A large-scale development project has been proposed for San Diego’s Little Italy community, one that would vacate a portion of a major street in order to create a spacious public plaza, among other ambitious additions.
Civic San Diego announced that it has received an application from developer H.G. Fenton for the “Fenton India/Date Project,” which includes blocking off Date Street between India and Columbia streets.
On the vacated portion of the street, the developer would then construct an 11,200-square-foot public plaza to be maintained by the Little Italy Maintenance Assessment District, according to the proposed agreement. This means no more parking spots or traffic in that major portion of the community.
The project outline includes the construction of a seven-story, residential, mixed-use building that would be located on the north side of Date Street between India and Columbia streets and would house about 100 units.
On the south side of Date Street, between India and Columbia streets, the developer would also construct a five-story, residential, mixed-use project.
Under both of those new buildings and across Date Street, the proposal entails the construction of underground parking structures.
The project would bring new outdoor dining areas to Little Italy along the north and south side of Date Street. The notice of application for the project states the allocation of up to $1,000,000 of development impact fees, revenues earmarked to mitigate extra wear and tear on streets, for example, caused by higher density.
The development proposal for Little Italy was reviewed by community leaders Wednesday morning at a Civic San Diego Real Estate Committee meeting in downtown San Diego.
At Wednesday’s meeting, the project received a lot of positive feedback, with supporters saying the development project will create jobs, help small businesses and add a nice area for people to relax in this busy neighborhood near downtown.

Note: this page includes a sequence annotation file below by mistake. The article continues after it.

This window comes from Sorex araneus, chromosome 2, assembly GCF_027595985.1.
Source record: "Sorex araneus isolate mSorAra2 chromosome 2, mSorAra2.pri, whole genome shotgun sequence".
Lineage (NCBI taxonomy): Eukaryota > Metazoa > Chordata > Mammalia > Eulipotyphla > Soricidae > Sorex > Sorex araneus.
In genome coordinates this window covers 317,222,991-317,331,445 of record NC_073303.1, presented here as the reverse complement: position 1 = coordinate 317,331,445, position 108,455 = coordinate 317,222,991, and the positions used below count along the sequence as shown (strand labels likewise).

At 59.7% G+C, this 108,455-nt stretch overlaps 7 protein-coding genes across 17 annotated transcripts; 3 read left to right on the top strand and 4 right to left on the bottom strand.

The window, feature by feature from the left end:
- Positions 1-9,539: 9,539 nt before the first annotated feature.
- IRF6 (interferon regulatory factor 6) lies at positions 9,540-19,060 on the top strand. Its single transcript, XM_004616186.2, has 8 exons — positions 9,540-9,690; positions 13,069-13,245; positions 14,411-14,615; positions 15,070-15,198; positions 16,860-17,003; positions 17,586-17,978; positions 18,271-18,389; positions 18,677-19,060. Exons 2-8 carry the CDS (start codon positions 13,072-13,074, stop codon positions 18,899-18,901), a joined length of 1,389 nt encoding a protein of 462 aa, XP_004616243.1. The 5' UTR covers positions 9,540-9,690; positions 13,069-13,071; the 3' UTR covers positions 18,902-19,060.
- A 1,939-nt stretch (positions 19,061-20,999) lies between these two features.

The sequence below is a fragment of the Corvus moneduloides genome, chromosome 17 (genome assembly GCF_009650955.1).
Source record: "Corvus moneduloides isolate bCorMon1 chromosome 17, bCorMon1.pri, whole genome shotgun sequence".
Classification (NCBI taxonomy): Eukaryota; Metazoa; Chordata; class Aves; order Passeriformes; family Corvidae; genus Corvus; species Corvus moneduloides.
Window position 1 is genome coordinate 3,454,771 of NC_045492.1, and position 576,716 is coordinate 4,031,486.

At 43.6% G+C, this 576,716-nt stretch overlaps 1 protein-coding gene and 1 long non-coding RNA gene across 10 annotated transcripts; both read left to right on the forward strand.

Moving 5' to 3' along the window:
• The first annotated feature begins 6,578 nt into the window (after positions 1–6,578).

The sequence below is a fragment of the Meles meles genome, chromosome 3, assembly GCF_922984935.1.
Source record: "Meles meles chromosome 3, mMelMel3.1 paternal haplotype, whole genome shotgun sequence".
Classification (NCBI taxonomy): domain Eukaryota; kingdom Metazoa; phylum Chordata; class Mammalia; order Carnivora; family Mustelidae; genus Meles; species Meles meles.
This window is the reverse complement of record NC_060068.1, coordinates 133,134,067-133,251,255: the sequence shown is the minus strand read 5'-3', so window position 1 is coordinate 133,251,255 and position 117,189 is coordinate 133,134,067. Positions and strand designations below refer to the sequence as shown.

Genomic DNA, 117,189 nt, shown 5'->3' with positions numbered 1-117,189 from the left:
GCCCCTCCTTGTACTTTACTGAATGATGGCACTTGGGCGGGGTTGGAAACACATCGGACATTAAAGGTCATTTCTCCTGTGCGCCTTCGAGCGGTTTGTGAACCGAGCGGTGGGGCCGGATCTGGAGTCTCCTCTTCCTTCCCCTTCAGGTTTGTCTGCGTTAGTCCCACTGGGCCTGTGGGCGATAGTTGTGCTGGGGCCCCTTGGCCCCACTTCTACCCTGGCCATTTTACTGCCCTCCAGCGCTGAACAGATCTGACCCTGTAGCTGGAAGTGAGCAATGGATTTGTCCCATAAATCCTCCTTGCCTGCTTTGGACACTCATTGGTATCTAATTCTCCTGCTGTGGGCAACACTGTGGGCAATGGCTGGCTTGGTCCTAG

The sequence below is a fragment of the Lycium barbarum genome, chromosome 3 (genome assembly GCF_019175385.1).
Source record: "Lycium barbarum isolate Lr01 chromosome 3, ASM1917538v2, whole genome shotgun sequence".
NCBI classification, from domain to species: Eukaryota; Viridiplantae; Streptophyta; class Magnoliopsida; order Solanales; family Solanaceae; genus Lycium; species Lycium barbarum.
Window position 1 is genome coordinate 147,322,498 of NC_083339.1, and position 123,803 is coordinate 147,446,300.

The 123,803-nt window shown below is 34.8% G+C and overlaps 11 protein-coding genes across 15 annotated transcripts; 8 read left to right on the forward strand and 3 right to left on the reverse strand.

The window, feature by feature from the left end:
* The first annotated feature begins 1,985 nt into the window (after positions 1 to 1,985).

Mike Neal, of H.G. Fenton, the developer, said the new additions would make Little Italy even more welcoming than it already is for visitors and residents alike.
“The Little Italy Association has had a long term vision of creating a magical place, that’s the best way to put it, for people to gather in Little Italy. And so they came to us when we bought the site, the Northern site and said ‘Will you make this part of your project? Will you help bring our magic to life?’ So that's what we're doing,” said Neal.
If the proposed plan is approved, developers hope to get started this summer and finish by 2016.
The project is slated to be discussed at two additional meetings at 401 B Street in downtown San Diego on Mar. 19 and Mar. 26. The meetings are open to the public and anyone can attend to learn more about the proposal, ask questions or express concerns.
On Tuesday, some Little Italy residents voiced mixed reactions on the project, which might mean their community won’t be so little anymore.
Louren Labrum said she enjoys living in Little Italy as it is, and doesn’t like the idea of building up.
“My reaction is that I would like them to keep it the small community feel,” she told NBC 7. “I think we’re very blessed to have Little Italy here and if they make so many commercialized and tall buildings, we’re just going to be like any other city.”
Dorith Weinbaum welcomes the development project.
“I think it’s fantastic. The more the merrier in Little Italy of downtown San Diego. I think it’s great.”